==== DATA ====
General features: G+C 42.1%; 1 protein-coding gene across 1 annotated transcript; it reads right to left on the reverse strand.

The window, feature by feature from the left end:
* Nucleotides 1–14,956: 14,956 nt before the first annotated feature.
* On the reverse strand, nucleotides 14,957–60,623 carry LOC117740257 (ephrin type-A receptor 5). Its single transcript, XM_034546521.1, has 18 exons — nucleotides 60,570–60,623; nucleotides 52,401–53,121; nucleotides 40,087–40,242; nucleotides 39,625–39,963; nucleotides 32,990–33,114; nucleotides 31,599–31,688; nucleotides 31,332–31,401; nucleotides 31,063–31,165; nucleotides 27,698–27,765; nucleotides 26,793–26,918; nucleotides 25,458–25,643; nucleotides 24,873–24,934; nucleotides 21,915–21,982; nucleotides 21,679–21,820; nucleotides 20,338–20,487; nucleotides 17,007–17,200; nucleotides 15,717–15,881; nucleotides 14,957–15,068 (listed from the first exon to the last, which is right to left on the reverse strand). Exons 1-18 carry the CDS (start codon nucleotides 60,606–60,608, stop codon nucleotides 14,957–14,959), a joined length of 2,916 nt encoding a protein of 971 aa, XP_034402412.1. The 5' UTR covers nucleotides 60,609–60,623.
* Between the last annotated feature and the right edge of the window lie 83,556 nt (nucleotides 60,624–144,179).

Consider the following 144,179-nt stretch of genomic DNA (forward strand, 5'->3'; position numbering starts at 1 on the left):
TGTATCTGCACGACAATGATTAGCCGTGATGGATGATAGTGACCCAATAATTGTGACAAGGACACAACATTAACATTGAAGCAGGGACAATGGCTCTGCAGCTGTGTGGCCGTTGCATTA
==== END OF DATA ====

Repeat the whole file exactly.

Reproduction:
General features: G+C 42.1%; 1 protein-coding gene across 1 annotated transcript; it reads right to left on the reverse strand.

The window, feature by feature from the left end:
* Nucleotides 1–14,956: 14,956 nt before the first annotated feature.
* On the reverse strand, nucleotides 14,957–60,623 carry LOC117740257 (ephrin type-A receptor 5). Its single transcript, XM_034546521.1, has 18 exons — nucleotides 60,570–60,623; nucleotides 52,401–53,121; nucleotides 40,087–40,242; nucleotides 39,625–39,963; nucleotides 32,990–33,114; nucleotides 31,599–31,688; nucleotides 31,332–31,401; nucleotides 31,063–31,165; nucleotides 27,698–27,765; nucleotides 26,793–26,918; nucleotides 25,458–25,643; nucleotides 24,873–24,934; nucleotides 21,915–21,982; nucleotides 21,679–21,820; nucleotides 20,338–20,487; nucleotides 17,007–17,200; nucleotides 15,717–15,881; nucleotides 14,957–15,068 (listed from the first exon to the last, which is right to left on the reverse strand). Exons 1-18 carry the CDS (start codon nucleotides 60,606–60,608, stop codon nucleotides 14,957–14,959), a joined length of 2,916 nt encoding a protein of 971 aa, XP_034402412.1. The 5' UTR covers nucleotides 60,609–60,623.
* Between the last annotated feature and the right edge of the window lie 83,556 nt (nucleotides 60,624–144,179).

Consider the following 144,179-nt stretch of genomic DNA (forward strand, 5'->3'; position numbering starts at 1 on the left):
TGTATCTGCACGACAATGATTAGCCGTGATGGATGATAGTGACCCAATAATTGTGACAAGGACACAACATTAACATTGAAGCAGGGACAATGGCTCTGCAGCTGTGTGGCCGTTGCATTA